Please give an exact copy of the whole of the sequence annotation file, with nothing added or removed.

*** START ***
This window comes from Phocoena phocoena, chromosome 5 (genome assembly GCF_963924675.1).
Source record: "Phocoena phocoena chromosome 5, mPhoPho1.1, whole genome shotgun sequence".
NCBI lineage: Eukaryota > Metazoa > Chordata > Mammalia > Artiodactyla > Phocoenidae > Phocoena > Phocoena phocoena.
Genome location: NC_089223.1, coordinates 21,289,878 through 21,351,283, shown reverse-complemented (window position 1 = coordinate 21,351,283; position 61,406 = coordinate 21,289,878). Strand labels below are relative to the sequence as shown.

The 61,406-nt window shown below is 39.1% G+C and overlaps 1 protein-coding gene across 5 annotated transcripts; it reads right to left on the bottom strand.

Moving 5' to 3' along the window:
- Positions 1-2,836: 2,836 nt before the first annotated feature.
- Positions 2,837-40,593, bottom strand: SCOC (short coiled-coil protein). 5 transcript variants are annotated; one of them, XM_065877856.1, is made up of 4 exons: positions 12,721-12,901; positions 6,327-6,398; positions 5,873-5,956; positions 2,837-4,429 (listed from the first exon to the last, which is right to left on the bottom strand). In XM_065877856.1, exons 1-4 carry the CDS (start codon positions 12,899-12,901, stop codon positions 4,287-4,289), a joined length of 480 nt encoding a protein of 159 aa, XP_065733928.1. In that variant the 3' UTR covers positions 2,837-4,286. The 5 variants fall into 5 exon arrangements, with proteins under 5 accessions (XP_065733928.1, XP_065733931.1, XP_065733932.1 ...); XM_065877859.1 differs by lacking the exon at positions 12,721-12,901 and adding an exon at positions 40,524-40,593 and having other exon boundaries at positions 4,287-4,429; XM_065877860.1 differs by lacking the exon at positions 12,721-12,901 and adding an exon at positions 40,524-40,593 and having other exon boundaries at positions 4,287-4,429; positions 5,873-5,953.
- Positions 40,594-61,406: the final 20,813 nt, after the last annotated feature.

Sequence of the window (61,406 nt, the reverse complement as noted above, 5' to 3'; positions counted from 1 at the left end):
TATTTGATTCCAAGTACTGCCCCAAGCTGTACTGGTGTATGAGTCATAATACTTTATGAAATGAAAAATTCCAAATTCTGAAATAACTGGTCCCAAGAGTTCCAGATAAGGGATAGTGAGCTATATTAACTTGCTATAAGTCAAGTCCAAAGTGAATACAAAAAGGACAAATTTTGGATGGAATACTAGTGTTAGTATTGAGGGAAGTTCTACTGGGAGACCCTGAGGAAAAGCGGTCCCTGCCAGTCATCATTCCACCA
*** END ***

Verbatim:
This window comes from Phocoena phocoena, chromosome 5 (genome assembly GCF_963924675.1).
Source record: "Phocoena phocoena chromosome 5, mPhoPho1.1, whole genome shotgun sequence".
NCBI lineage: Eukaryota > Metazoa > Chordata > Mammalia > Artiodactyla > Phocoenidae > Phocoena > Phocoena phocoena.
Genome location: NC_089223.1, coordinates 21,289,878 through 21,351,283, shown reverse-complemented (window position 1 = coordinate 21,351,283; position 61,406 = coordinate 21,289,878). Strand labels below are relative to the sequence as shown.

The 61,406-nt window shown below is 39.1% G+C and overlaps 1 protein-coding gene across 5 annotated transcripts; it reads right to left on the bottom strand.

Moving 5' to 3' along the window:
- Positions 1-2,836: 2,836 nt before the first annotated feature.
- Positions 2,837-40,593, bottom strand: SCOC (short coiled-coil protein). 5 transcript variants are annotated; one of them, XM_065877856.1, is made up of 4 exons: positions 12,721-12,901; positions 6,327-6,398; positions 5,873-5,956; positions 2,837-4,429 (listed from the first exon to the last, which is right to left on the bottom strand). In XM_065877856.1, exons 1-4 carry the CDS (start codon positions 12,899-12,901, stop codon positions 4,287-4,289), a joined length of 480 nt encoding a protein of 159 aa, XP_065733928.1. In that variant the 3' UTR covers positions 2,837-4,286. The 5 variants fall into 5 exon arrangements, with proteins under 5 accessions (XP_065733928.1, XP_065733931.1, XP_065733932.1 ...); XM_065877859.1 differs by lacking the exon at positions 12,721-12,901 and adding an exon at positions 40,524-40,593 and having other exon boundaries at positions 4,287-4,429; XM_065877860.1 differs by lacking the exon at positions 12,721-12,901 and adding an exon at positions 40,524-40,593 and having other exon boundaries at positions 4,287-4,429; positions 5,873-5,953.
- Positions 40,594-61,406: the final 20,813 nt, after the last annotated feature.

Sequence of the window (61,406 nt, the reverse complement as noted above, 5' to 3'; positions counted from 1 at the left end):
TATTTGATTCCAAGTACTGCCCCAAGCTGTACTGGTGTATGAGTCATAATACTTTATGAAATGAAAAATTCCAAATTCTGAAATAACTGGTCCCAAGAGTTCCAGATAAGGGATAGTGAGCTATATTAACTTGCTATAAGTCAAGTCCAAAGTGAATACAAAAAGGACAAATTTTGGATGGAATACTAGTGTTAGTATTGAGGGAAGTTCTACTGGGAGACCCTGAGGAAAAGCGGTCCCTGCCAGTCATCATTCCACCA